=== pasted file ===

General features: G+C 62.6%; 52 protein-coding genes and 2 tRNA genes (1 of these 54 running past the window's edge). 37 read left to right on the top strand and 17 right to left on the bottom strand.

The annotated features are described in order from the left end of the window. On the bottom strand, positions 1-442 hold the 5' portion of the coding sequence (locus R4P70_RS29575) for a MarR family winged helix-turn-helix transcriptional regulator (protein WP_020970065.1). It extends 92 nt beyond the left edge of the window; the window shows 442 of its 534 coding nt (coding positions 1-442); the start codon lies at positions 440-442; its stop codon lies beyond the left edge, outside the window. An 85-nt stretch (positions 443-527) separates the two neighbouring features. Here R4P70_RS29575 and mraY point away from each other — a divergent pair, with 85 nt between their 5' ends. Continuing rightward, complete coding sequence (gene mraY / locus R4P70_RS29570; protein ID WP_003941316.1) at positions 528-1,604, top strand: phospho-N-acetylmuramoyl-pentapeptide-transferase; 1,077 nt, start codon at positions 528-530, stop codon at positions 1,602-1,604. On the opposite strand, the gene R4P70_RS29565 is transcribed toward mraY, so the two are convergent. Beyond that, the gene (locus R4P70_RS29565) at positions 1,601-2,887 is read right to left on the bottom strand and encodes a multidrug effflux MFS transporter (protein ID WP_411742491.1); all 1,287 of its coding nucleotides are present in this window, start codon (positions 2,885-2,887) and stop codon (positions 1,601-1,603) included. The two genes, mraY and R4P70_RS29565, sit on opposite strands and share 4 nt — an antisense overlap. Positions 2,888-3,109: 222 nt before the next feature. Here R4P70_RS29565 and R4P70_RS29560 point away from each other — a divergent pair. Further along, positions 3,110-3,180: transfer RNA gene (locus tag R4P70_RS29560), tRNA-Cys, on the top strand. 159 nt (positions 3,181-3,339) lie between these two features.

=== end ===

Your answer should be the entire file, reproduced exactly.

General features: G+C 62.6%; 52 protein-coding genes and 2 tRNA genes (1 of these 54 running past the window's edge). 37 read left to right on the top strand and 17 right to left on the bottom strand.

The annotated features are described in order from the left end of the window. On the bottom strand, positions 1-442 hold the 5' portion of the coding sequence (locus R4P70_RS29575) for a MarR family winged helix-turn-helix transcriptional regulator (protein WP_020970065.1). It extends 92 nt beyond the left edge of the window; the window shows 442 of its 534 coding nt (coding positions 1-442); the start codon lies at positions 440-442; its stop codon lies beyond the left edge, outside the window. An 85-nt stretch (positions 443-527) separates the two neighbouring features. Here R4P70_RS29575 and mraY point away from each other — a divergent pair, with 85 nt between their 5' ends. Continuing rightward, complete coding sequence (gene mraY / locus R4P70_RS29570; protein ID WP_003941316.1) at positions 528-1,604, top strand: phospho-N-acetylmuramoyl-pentapeptide-transferase; 1,077 nt, start codon at positions 528-530, stop codon at positions 1,602-1,604. On the opposite strand, the gene R4P70_RS29565 is transcribed toward mraY, so the two are convergent. Beyond that, the gene (locus R4P70_RS29565) at positions 1,601-2,887 is read right to left on the bottom strand and encodes a multidrug effflux MFS transporter (protein ID WP_411742491.1); all 1,287 of its coding nucleotides are present in this window, start codon (positions 2,885-2,887) and stop codon (positions 1,601-1,603) included. The two genes, mraY and R4P70_RS29565, sit on opposite strands and share 4 nt — an antisense overlap. Positions 2,888-3,109: 222 nt before the next feature. Here R4P70_RS29565 and R4P70_RS29560 point away from each other — a divergent pair. Further along, positions 3,110-3,180: transfer RNA gene (locus tag R4P70_RS29560), tRNA-Cys, on the top strand. 159 nt (positions 3,181-3,339) lie between these two features.